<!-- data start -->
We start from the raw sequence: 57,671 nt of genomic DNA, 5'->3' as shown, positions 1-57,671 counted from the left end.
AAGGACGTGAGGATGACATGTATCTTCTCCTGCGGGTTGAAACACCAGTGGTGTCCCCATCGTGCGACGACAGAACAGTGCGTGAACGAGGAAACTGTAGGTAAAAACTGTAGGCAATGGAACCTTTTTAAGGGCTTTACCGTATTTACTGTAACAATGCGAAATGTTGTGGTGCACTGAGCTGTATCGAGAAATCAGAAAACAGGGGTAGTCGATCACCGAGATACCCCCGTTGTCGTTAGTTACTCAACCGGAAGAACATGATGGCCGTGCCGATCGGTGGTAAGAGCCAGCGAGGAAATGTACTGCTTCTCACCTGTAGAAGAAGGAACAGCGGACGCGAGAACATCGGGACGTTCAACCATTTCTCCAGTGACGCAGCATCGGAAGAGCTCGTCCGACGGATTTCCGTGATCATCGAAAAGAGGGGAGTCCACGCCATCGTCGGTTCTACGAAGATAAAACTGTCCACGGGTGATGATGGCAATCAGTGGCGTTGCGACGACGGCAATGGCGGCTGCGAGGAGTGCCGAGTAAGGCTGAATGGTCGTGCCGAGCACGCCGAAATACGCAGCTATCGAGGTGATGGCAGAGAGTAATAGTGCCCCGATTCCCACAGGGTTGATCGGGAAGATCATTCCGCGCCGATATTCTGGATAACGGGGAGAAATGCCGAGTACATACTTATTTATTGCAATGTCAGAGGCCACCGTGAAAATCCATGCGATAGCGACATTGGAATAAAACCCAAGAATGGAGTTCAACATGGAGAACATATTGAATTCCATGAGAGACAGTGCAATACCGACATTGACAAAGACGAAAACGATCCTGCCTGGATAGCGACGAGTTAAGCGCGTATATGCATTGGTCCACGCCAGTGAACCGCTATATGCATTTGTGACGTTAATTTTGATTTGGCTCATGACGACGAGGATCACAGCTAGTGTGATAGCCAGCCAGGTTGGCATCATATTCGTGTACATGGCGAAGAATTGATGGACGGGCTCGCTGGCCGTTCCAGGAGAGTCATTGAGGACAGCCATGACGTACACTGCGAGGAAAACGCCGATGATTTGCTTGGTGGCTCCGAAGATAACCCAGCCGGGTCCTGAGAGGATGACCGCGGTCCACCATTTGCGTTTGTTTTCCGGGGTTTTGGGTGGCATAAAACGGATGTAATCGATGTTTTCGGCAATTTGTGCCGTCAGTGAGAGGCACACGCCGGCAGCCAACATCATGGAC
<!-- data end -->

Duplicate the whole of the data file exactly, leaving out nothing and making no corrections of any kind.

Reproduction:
We start from the raw sequence: 57,671 nt of genomic DNA, 5'->3' as shown, positions 1-57,671 counted from the left end.
AAGGACGTGAGGATGACATGTATCTTCTCCTGCGGGTTGAAACACCAGTGGTGTCCCCATCGTGCGACGACAGAACAGTGCGTGAACGAGGAAACTGTAGGTAAAAACTGTAGGCAATGGAACCTTTTTAAGGGCTTTACCGTATTTACTGTAACAATGCGAAATGTTGTGGTGCACTGAGCTGTATCGAGAAATCAGAAAACAGGGGTAGTCGATCACCGAGATACCCCCGTTGTCGTTAGTTACTCAACCGGAAGAACATGATGGCCGTGCCGATCGGTGGTAAGAGCCAGCGAGGAAATGTACTGCTTCTCACCTGTAGAAGAAGGAACAGCGGACGCGAGAACATCGGGACGTTCAACCATTTCTCCAGTGACGCAGCATCGGAAGAGCTCGTCCGACGGATTTCCGTGATCATCGAAAAGAGGGGAGTCCACGCCATCGTCGGTTCTACGAAGATAAAACTGTCCACGGGTGATGATGGCAATCAGTGGCGTTGCGACGACGGCAATGGCGGCTGCGAGGAGTGCCGAGTAAGGCTGAATGGTCGTGCCGAGCACGCCGAAATACGCAGCTATCGAGGTGATGGCAGAGAGTAATAGTGCCCCGATTCCCACAGGGTTGATCGGGAAGATCATTCCGCGCCGATATTCTGGATAACGGGGAGAAATGCCGAGTACATACTTATTTATTGCAATGTCAGAGGCCACCGTGAAAATCCATGCGATAGCGACATTGGAATAAAACCCAAGAATGGAGTTCAACATGGAGAACATATTGAATTCCATGAGAGACAGTGCAATACCGACATTGACAAAGACGAAAACGATCCTGCCTGGATAGCGACGAGTTAAGCGCGTATATGCATTGGTCCACGCCAGTGAACCGCTATATGCATTTGTGACGTTAATTTTGATTTGGCTCATGACGACGAGGATCACAGCTAGTGTGATAGCCAGCCAGGTTGGCATCATATTCGTGTACATGGCGAAGAATTGATGGACGGGCTCGCTGGCCGTTCCAGGAGAGTCATTGAGGACAGCCATGACGTACACTGCGAGGAAAACGCCGATGATTTGCTTGGTGGCTCCGAAGATAACCCAGCCGGGTCCTGAGAGGATGACCGCGGTCCACCATTTGCGTTTGTTTTCCGGGGTTTTGGGTGGCATAAAACGGATGTAATCGATGTTTTCGGCAATTTGTGCCGTCAGTGAGAGGCACACGCCGGCAGCCAACATCATGGAC